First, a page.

“It’s important that we have SAS to manage the underlying network and address performance issues with the carrier,” said Maciej. “As we open new branches, the Meraki architecture will make it quicker and easier to deploy new sites. Previously, if we were adding a new site, several components were required; now it’s just the Meraki Device and circuit, which SAS order, configure and install.”
The consolidation of firewalling, routing, switching and wireless access in a single appliance will also simplify the branch management process for Dennis Eagle as the entire process can be managed remotely.
In addition, Meraki’s advanced security features, such as next generation intrusion prevention, malware protection and content filtering services, mean that security was not compromised by moving the network from MPLS to direct Internet access.
“Security is very important,” said Maciej. “We’re no more or less exposed to attacks than other companies but it’s important we do our best to prevent intrusion – Meraki is now part of our strategy.”
One of the features Maciej will be putting to good use is Meraki’s real-time visibility and reporting capabilities.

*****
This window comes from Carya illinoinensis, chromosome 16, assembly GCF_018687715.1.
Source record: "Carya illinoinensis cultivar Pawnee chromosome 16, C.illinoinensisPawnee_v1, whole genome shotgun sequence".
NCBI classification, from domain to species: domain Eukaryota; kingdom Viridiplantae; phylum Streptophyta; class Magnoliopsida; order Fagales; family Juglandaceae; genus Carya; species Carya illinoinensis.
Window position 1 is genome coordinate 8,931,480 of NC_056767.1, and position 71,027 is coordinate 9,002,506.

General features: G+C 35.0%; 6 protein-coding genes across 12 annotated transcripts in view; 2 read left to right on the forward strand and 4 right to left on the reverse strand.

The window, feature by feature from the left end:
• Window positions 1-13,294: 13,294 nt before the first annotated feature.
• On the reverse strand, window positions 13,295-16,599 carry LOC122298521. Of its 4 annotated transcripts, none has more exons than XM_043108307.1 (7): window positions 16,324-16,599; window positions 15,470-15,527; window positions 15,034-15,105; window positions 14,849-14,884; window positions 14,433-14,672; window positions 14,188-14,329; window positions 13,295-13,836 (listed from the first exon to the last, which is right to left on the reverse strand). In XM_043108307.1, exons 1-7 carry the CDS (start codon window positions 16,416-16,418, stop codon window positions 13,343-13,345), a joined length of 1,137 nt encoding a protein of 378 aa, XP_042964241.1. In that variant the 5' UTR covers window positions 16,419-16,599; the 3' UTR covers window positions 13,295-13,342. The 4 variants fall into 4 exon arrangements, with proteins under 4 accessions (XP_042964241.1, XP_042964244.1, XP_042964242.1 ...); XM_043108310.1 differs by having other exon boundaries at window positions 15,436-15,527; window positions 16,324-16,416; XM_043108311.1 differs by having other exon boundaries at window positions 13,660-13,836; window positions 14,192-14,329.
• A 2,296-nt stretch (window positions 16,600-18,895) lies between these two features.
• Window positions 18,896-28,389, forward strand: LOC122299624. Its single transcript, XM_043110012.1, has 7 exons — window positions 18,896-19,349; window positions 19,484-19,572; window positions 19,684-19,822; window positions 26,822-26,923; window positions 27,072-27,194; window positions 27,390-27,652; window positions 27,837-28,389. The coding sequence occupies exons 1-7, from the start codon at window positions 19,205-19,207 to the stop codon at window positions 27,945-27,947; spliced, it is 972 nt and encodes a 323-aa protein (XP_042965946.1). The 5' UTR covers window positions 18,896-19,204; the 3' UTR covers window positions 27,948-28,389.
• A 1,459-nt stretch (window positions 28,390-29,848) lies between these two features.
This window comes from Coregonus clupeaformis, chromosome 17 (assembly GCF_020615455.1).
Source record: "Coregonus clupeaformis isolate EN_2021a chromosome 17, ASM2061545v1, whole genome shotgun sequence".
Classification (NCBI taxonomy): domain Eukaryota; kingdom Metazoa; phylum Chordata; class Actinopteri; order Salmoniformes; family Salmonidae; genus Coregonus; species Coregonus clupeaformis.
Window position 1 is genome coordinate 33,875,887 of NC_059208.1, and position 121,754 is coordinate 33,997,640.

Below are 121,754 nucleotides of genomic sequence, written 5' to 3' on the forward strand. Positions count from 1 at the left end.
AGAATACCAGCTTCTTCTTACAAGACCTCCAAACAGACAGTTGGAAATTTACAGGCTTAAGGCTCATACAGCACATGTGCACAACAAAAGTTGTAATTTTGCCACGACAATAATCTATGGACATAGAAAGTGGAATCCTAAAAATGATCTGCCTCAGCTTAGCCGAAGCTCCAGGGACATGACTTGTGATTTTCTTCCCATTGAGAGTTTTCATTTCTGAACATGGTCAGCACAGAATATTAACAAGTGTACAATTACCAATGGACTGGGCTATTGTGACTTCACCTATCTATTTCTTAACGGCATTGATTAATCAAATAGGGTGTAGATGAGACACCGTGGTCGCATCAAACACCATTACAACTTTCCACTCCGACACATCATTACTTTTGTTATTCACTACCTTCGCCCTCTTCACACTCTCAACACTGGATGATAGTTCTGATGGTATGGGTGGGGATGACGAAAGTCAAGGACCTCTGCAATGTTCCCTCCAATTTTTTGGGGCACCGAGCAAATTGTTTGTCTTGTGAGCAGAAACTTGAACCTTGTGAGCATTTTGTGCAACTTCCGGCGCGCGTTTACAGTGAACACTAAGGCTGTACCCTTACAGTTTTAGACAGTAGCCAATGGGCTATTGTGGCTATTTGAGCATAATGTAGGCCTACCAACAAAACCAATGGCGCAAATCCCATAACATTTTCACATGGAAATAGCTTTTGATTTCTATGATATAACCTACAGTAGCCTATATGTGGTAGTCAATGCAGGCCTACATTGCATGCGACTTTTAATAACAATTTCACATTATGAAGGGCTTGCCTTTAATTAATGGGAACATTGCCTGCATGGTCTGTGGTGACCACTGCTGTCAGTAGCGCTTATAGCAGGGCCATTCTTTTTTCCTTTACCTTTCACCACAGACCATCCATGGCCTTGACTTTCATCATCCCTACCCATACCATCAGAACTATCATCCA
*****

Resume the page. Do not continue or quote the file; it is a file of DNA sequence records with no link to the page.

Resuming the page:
“SAS is currently building Meraki integration with its bespoke helpdesk application and that will give us a comprehensive view of the network,” said Maciej. “But even before that integration, we’ve already got a better understanding of the situation and better visibility of the network.”
Finally, whilst not a primary goal of the project, a biproduct of implementing an SD WAN has been the flexibility to provide local breakout guest Wi-Fi services.
New infrastructure has most impact on site deployment and user experience
“The greatest impact of the new network so far has been ease-of-implementation of new sites,” said Maciej. “Also, quick trouble shooting.”
By providing direct internet access at every site, the company is also reporting improved application performance.
“We use cloud apps like MS teams and 365 so by having direct internet access at each site, it’s a better user experience,” said Maciej. “The SD WAN ensures the connectivity is fast, secure and reliable in a way that was not possible with MPLS.”
SAS still essential for managing underlying network
With the automation and flexibility afforded by a Meraki SD WAN, one might be forgiven for thinking that Dennis Eagle will no longer need the services of SAS but Maciej disagrees.
“Whilst the SD WAN can help simplify deployment and management, we still value 24x7 proactive monitoring, ITIL change control, design changes and running the underlying network,” said Maciej. “My team is limited; having SAS manage the network gives us the confidence that if something goes wrong, someone with specialist knowledge will be on hand around the clock to address it.”